Wednesday, August 10, 2011
The value of patiencePosted by Tom Palacios
If you ask anyone who follows baseball particularly closely what Daric Barton does best offensively, he or she will respond that patience is his most powerful virtue. Yes, the man who drew 110 walks for the punchless Oakland A’s offense in 2010 does seem to have a gift for taking pitches and working the count. This is useful because it invariably leads to either him a) getting a better pitch to hit or b) walking, and always drives up a pitcher’s pitch count. To assess his value, yet not adequately reference how exceptional he is at forcing pitchers to throw pitches, is an injustice to Barton and the exercise in general.
The question becomes: "How does one measure this ability to work over pitchers and its impact on run production?"
In order to find this out, it is necessary to first determine when an average pitcher is most strongly affected by his pitch count. Using Baseball-Reference’s League splits page, one can determine the wOBAA of the average pitcher sorted by the amount of pitches thrown in intervals of 25. In 2010:
- From pitches 1-25, wOBA was .326 (wRAA -87.29)
- From pitches 26 to 50, wOBA was .321 (-183.63)
- From pitches 51 to 75, wOBA was .329 (59.25)
- From pitches 76 to 100, wOBA was .341 (299.54)
In calculating each value for the individual states per game and season, it was found that the difference between a pitcher who has thrown between 51 to 75 pitches (1.99 wRAA) and one from 76 to 100 pitches (10.90 wRAA) was 8.9 weighted runs above average. In essence, every 75 pitches a hitter sees generates roughly 8.9 additional runs for his team.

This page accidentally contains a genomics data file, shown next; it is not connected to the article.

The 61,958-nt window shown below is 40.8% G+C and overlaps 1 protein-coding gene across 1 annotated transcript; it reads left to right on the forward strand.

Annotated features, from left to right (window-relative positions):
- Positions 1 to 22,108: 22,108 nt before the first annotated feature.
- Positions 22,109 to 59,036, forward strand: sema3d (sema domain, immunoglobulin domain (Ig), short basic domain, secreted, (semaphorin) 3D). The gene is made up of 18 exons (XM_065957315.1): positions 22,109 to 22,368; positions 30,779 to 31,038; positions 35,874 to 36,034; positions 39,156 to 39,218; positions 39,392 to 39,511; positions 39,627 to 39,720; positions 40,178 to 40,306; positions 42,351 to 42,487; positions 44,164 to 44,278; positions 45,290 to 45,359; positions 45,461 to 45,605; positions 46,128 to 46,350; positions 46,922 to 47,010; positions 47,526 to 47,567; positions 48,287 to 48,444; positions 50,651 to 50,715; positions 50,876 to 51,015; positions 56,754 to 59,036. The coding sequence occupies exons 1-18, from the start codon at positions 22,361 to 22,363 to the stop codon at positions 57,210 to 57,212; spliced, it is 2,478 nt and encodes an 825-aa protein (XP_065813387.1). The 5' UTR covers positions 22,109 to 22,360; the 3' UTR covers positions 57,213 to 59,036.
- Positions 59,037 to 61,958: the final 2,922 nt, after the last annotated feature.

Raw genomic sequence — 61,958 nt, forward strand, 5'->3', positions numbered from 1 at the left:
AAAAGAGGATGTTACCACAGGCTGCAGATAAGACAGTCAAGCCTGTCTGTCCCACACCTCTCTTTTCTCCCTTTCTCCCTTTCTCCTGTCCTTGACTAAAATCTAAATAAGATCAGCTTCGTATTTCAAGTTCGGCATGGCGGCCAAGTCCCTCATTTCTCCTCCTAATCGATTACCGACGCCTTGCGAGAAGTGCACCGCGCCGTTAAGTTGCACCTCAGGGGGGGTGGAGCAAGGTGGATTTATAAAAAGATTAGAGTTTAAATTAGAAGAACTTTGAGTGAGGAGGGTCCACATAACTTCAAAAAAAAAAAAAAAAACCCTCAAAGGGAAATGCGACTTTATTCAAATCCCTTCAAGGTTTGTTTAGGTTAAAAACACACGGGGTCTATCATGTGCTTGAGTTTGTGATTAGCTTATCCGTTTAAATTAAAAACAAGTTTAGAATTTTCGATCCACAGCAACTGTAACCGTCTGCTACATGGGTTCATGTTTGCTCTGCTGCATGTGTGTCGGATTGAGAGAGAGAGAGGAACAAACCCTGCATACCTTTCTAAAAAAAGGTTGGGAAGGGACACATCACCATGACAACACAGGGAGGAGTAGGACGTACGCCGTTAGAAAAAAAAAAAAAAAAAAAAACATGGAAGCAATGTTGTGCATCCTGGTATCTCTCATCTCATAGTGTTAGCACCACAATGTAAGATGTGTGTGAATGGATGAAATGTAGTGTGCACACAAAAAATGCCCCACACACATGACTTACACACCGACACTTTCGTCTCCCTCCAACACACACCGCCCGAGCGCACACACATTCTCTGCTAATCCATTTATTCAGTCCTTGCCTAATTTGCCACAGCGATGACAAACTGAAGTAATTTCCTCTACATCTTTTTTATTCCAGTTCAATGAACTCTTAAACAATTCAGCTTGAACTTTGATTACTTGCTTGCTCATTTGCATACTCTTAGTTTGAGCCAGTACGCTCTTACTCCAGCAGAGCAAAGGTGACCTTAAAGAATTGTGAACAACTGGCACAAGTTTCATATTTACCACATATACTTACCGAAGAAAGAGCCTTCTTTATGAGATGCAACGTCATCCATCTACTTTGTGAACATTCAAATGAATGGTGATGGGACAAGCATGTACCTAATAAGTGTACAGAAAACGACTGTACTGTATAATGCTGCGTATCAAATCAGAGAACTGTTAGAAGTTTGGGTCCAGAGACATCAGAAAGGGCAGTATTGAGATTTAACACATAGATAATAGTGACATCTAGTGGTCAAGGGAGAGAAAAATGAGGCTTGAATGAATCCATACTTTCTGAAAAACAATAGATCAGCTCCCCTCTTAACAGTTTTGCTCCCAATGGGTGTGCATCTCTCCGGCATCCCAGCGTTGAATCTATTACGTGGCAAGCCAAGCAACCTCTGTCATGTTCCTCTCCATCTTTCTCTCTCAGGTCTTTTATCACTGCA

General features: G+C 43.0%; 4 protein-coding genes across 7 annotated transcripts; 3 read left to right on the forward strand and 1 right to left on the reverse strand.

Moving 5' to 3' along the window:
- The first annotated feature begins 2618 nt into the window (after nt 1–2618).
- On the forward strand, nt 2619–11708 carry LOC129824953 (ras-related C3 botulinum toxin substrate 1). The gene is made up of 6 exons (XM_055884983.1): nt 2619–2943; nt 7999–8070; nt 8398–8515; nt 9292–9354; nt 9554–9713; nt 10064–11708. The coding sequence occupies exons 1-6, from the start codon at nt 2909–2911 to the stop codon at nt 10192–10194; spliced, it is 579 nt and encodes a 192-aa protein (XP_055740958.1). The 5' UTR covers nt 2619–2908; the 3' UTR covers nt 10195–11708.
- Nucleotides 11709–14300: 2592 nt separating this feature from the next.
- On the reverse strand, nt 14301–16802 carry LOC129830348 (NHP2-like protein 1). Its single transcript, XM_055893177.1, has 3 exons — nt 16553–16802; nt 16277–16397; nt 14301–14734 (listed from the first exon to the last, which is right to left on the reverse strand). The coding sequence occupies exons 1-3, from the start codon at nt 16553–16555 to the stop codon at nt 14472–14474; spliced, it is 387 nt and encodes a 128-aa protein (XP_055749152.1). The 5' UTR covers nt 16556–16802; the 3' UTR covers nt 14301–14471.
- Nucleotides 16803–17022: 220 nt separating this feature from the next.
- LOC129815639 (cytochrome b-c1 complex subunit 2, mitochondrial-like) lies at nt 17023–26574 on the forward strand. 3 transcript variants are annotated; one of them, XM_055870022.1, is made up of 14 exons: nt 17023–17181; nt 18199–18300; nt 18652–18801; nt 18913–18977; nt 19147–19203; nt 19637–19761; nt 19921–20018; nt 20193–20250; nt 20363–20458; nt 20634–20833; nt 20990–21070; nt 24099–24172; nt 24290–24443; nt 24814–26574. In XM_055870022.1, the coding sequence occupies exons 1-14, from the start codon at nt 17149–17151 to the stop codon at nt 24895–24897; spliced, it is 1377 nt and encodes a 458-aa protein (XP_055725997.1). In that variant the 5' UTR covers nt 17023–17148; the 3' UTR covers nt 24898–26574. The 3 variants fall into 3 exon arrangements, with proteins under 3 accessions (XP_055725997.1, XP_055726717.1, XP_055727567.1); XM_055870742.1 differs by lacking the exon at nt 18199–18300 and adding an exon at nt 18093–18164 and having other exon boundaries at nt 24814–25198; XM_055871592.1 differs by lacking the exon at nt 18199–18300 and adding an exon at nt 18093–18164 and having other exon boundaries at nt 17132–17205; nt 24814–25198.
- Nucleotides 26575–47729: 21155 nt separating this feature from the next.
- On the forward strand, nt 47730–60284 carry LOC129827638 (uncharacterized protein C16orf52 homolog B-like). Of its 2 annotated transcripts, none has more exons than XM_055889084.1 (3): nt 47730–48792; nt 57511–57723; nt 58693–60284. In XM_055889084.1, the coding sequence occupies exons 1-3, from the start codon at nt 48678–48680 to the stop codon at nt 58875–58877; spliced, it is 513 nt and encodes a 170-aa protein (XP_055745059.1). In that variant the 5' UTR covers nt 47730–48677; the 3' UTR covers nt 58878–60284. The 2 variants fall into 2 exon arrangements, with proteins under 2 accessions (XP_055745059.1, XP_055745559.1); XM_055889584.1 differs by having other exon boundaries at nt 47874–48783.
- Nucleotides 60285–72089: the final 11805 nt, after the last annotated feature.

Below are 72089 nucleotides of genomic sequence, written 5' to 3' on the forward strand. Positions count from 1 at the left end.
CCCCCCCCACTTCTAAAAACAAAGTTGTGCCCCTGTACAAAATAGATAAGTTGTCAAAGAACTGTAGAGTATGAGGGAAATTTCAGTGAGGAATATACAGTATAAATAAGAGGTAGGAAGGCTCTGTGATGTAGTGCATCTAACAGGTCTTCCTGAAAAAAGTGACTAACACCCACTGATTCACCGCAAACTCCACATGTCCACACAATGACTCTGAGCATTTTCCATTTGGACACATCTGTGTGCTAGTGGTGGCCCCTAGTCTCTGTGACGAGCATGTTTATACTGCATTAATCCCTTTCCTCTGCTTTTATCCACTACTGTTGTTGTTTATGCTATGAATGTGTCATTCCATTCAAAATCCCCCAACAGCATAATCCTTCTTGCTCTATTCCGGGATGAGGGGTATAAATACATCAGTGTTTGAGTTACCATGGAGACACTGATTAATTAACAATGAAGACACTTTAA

Examining the data reveals a glaring problem, though. Of what use are the extra pitches Barton made an opponent's closer throw in the 9th inning? Unless the game is tied or becomes so, the pitcher will not pitch beyond that inning. Even if he did, he certainly wouldn’t be asked to throw 75 pitches (this isn’t college baseball, after all).
So in calculating each hitter’s worth from a "pitches seen" perspective, each batter’s total number of pitches seen was reduced by one-third, so as to accurately reflect the amount of innings thrown by starting pitchers as opposed to relievers. These new totals of pitches seen from starters were multiplied by the total of wRAA per PA, and 162, to show the total number of runs each player added to his team. The top 10 for the 2010 season are as follows:
Daric Barton OAK 43.98 Rickie Weeks MIL 43.12 Chone Figgins SEA 42.38 Jose Bautista TOR 41.98 Bobby Abreu LAA 41.81 Nick Markakis BAL 41.78 Jayson Werth PHI 41.56 Dan Uggla FLA 41.25 Albert Pujols STL 41.15 Mark Teixeira NYY 41.06The final two months of the 2011 season will be very interesting because, for the first time in several years, it appears the difference between the quality of a pitcher at 51-75 pitches and one at 76-100 pitches has lessened considerably. After a fairly consistent 30-point OPS difference in the previous three seasons between the two states, this season it has fallen to just about seven points. Whether this is an anomaly or perhaps the result of the league becoming more pitching-dominant remains to be seen. Further, it is possible that this will correct itself over the season’s last two months.
All in all, it seems certain that the ability to drive up a pitcher’s count has a strong value to an offense. I hope that this lends some clarity to the subject, perhaps helping to pave the way for an even better look at what appears to be an ambiguously-valued part of run construction.
Tom Palacios is a college junior, stats geek and Yankees fan. He welcomes all feedback, and discussion, on Twitter @tjap12 or by e-mail at thomas.palacios22 AT gmail DOT com.